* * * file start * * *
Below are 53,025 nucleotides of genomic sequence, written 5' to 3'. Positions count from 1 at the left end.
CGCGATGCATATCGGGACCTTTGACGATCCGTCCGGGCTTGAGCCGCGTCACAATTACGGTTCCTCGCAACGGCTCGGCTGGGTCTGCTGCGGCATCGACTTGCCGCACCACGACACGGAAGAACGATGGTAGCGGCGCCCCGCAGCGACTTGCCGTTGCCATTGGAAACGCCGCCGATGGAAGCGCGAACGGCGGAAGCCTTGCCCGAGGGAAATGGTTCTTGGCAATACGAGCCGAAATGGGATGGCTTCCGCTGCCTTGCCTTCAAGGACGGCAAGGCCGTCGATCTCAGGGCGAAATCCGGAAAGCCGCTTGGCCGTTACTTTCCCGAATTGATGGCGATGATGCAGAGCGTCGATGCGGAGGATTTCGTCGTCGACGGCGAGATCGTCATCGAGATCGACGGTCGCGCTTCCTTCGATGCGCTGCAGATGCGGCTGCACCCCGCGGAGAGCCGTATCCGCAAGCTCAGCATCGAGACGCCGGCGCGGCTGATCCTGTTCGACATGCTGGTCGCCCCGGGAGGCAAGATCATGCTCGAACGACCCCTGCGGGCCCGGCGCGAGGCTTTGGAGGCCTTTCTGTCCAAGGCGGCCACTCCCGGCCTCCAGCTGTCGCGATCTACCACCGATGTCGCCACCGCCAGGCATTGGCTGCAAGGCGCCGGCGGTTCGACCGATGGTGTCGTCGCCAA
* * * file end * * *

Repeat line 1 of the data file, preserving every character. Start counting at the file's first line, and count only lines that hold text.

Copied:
Below are 53,025 nucleotides of genomic sequence, written 5' to 3'. Positions count from 1 at the left end.